Today's tragic event: I lost my sunscreen. Those who know me what a horrible tragedy this is; without my daily dousing of SPF 30, I rapidly burn, blister, and peel. It's not like me to lose things; the best I can figure is it fell out of the side of my backpack when I was packing up in the hostel this morning. As such, I spent all of today wearing my long-sleeved shirt and wide-brimmed hat outside at rest stops, and avoided the sun as much as I could. I'll go out and buy a new bottle tomorrow; I absoltuely cannot be out in the sun here without it.
Kayla and I met for breakfast this morning in the kitchen of the hostel, and then walked down to Worchester St. together to board the bus to Queenstown; it was fairly full, so we ended up sitting together. I dozed/slept most of the way from Christchurch to our first rest stop in Grenadine; I found today to be a steady case of "Oh, I've been here"s as we retraced the routes I had already travelled on the Stray Bus in November. Our lunch stop was at the town of Lake Tekapo, where I had visited with Stray on the 25th of November, taking pictures of the Church of the Good Shepherd and such. The wind was very strong, both in Tekapo and on the highway; when Kayla and I were out looking for a good place to eat our lunches my hat kept threatening to blow off my head (and I had it secured by the chin strap!).
For the remainder of our journey from Tekapo to Queenstown we switched bus drivers; mercifully, Peter, who took us from Tekapo, was far less talkative than George, with whom we started in Christchurch, and who rambled on endlessly over the PA about varying types of dairy farming, animal pest control, and the importance of leaves in a tree's photosynthesis cycle (I kid you not). Peter's commentary was far more succinct and interesting, pointing out things like hydroelectric dams blocking Lake Pukaki and carrying its water (and that of Lake Oahu) in canals to the Ohau A power station and through to Lake Ruataniwha. He also pointed out to us that the waters of Lake Pukaki are a cloudy greyish blue, rather than their usual sparkling turquoise; this is due to the abnormally high rainfall the area had a few weeks ago, which melted a large chunk of the glacier and dumped a signifigant amount of silt into the water (it was also being exacerbated today by the high winds stirring up sediment from the bottom of the lake). Apparently the last time this happened, it took five years for the lake to return to its normal turquoise colour; if that is true, I'm certainly glad I got to see Lake Pukaki in its turquoise splendor in November.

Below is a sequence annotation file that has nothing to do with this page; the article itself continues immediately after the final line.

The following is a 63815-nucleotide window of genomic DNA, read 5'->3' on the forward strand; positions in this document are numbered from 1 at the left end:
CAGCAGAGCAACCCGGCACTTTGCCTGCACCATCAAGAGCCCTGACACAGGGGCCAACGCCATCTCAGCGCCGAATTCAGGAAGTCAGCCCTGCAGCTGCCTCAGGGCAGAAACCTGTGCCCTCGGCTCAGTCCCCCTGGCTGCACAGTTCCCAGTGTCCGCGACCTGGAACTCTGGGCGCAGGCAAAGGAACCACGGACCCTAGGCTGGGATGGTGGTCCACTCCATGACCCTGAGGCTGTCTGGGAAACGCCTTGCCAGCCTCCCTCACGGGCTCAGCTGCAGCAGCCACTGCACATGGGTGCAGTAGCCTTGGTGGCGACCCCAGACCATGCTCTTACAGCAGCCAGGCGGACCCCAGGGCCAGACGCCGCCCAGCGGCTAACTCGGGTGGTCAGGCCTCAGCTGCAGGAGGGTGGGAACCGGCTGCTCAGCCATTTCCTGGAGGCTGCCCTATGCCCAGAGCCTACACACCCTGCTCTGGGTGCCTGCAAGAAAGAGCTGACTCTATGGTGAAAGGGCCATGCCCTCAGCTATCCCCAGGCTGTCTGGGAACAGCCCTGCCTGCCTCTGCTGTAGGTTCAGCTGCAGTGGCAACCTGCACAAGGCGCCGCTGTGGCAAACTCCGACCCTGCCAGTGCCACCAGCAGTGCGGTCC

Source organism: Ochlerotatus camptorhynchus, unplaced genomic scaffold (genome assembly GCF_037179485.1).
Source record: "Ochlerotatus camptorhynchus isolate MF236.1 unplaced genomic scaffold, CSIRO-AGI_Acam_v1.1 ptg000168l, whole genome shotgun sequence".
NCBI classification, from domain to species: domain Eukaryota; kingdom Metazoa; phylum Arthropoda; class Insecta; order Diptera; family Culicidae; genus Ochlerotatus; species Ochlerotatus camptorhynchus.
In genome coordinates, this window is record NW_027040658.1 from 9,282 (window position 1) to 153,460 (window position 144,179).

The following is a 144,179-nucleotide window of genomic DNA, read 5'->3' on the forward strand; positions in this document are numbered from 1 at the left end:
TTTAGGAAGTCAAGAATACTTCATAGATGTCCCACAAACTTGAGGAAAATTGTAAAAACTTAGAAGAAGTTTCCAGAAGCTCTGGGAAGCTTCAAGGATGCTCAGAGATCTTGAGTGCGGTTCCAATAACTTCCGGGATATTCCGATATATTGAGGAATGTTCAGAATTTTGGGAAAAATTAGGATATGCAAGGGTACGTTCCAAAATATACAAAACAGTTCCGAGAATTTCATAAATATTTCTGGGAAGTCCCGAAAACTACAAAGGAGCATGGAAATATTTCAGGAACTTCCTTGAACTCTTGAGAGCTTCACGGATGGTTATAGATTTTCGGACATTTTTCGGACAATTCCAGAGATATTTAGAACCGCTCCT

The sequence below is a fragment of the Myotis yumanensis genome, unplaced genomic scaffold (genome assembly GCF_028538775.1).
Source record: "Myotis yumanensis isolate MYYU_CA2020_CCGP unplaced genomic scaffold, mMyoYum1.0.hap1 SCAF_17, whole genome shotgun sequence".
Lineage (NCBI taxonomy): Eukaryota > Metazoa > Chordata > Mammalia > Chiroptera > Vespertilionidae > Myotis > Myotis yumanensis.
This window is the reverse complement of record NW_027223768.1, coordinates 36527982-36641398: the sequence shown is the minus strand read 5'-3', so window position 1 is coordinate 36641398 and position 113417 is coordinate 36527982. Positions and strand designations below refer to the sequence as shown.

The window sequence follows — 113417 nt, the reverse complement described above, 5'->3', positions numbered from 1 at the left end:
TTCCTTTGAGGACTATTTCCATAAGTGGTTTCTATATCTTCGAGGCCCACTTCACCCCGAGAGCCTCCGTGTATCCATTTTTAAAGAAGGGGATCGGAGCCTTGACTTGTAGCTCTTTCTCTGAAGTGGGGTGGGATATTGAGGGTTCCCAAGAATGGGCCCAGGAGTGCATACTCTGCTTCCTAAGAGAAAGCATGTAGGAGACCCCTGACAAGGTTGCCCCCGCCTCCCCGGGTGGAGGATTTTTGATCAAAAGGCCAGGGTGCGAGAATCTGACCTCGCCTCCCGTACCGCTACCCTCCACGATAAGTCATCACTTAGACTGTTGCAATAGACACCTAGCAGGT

We made it into Queenstown around 4:30pm, and Kayla and I both checked into Base, and then at 6:00pm met for dinner. We went to Fergburger (or rather, I dragged her to Fergburger), and we sat in the park just outside Base and munched on our size-of-your-head-and-amazingly-delicious burgers while the little birds crowded around our feet, hoping for discarded crumbs. After dinner we wandered around Queenstown; we meandered across Queenstown Bay Beach, and watched the TSS Earnslaw return from its late afternoon cruise across Lake Wakatipu. Strolling through the Queenstown Gardens, we took in the Douglas Fir trees (just like home!), the rose garden, and the memorial erected to the memory of Captain Robert Falcon Scott and his ill-fated party who perished on their return journey from the South Pole in 1912. Inscribed on the side of the monument was a reproduction of his last journal entry on March 25th, 1912:
We arrived within eleven miles of our old One Ton camp with fuel for one hot meal and food for two days. For four days we have been unable to leave the tent, the gale is howling about us. We are weak, writing is difficult, but, for my own part, I do not regret this journey, which has shown that Englishmen can endure hardships, help one another, and meet death with as great a fortitude as ever in the past. We took risks; we knew we took them. Things have come but against us, and therefore we have no cause for complaint, but bow to the will of Providence, determined still to do our best to the last.
Had we lived I should have had a tale to tell of the hardihood, endurance, and courage of my companions which would have stirred the heart of every Englishman. These rough notes and our dead bodies must tell the tale.
I'll be thinking of that this March when I celebrate my birthday.
Leaving the gardens (and passing by a HUGE monkey puzzle tree by the gate), we headed back into downtown Queenstown, enjoying the sights and sounds of the city at dusk. We wandered into the Whitcouls bookstore (Kayla studied English at university), and then into the candy shop, where I bought acid pops. Continuing with our sugar fix theme, we walked over to a dessert bar we had spotted earlier in the day and treated ourselves to chocolate gelato in waffle cones. Tonight was the most food I have eaten in almost two weeks, and I'm pleased to report that it's all still in my stomach; I haven't thrown up!
As the sun slowly set over the mountains we walked up to the Skyline Gondola lift (so Kayla knows where to go tomorrow), and then meandered around the Queenstown cemetery, taking in all the old names and their ages when they died (everyone seemed to be either in their mid-20s or mid 80s; it was a little odd). Heading back to the hostel, we hung out in the kitchen for a little bit, before deciding we were both too tired and retiring to bed with the promise to meet for breakfast tomorrow at 9am.
It is midnight, and I am exhausted, so I am off to bed; it looks like I'm going to be serenaded to sleep by the drunken cheers of partiers outside the window (whee). Night!